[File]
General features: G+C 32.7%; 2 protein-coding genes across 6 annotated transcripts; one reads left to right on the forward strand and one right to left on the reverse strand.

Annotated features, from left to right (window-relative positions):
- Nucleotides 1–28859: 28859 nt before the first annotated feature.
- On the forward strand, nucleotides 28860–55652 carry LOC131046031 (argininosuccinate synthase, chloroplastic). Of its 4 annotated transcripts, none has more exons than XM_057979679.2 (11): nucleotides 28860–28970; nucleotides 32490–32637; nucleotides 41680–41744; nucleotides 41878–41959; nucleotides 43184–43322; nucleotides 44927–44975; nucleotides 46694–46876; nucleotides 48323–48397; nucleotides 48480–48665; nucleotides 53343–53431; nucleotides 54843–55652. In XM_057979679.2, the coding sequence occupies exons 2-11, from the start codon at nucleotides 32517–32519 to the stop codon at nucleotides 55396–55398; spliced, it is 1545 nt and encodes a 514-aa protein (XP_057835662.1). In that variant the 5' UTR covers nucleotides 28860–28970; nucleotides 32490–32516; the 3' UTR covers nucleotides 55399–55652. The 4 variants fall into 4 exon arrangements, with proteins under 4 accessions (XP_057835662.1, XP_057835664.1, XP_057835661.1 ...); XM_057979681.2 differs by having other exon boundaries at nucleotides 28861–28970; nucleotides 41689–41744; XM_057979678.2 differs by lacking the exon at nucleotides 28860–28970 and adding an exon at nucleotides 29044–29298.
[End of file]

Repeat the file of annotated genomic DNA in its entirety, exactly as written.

General features: G+C 32.7%; 2 protein-coding genes across 6 annotated transcripts; one reads left to right on the forward strand and one right to left on the reverse strand.

Annotated features, from left to right (window-relative positions):
- Nucleotides 1–28859: 28859 nt before the first annotated feature.
- On the forward strand, nucleotides 28860–55652 carry LOC131046031 (argininosuccinate synthase, chloroplastic). Of its 4 annotated transcripts, none has more exons than XM_057979679.2 (11): nucleotides 28860–28970; nucleotides 32490–32637; nucleotides 41680–41744; nucleotides 41878–41959; nucleotides 43184–43322; nucleotides 44927–44975; nucleotides 46694–46876; nucleotides 48323–48397; nucleotides 48480–48665; nucleotides 53343–53431; nucleotides 54843–55652. In XM_057979679.2, the coding sequence occupies exons 2-11, from the start codon at nucleotides 32517–32519 to the stop codon at nucleotides 55396–55398; spliced, it is 1545 nt and encodes a 514-aa protein (XP_057835662.1). In that variant the 5' UTR covers nucleotides 28860–28970; nucleotides 32490–32516; the 3' UTR covers nucleotides 55399–55652. The 4 variants fall into 4 exon arrangements, with proteins under 4 accessions (XP_057835662.1, XP_057835664.1, XP_057835661.1 ...); XM_057979681.2 differs by having other exon boundaries at nucleotides 28861–28970; nucleotides 41689–41744; XM_057979678.2 differs by lacking the exon at nucleotides 28860–28970 and adding an exon at nucleotides 29044–29298.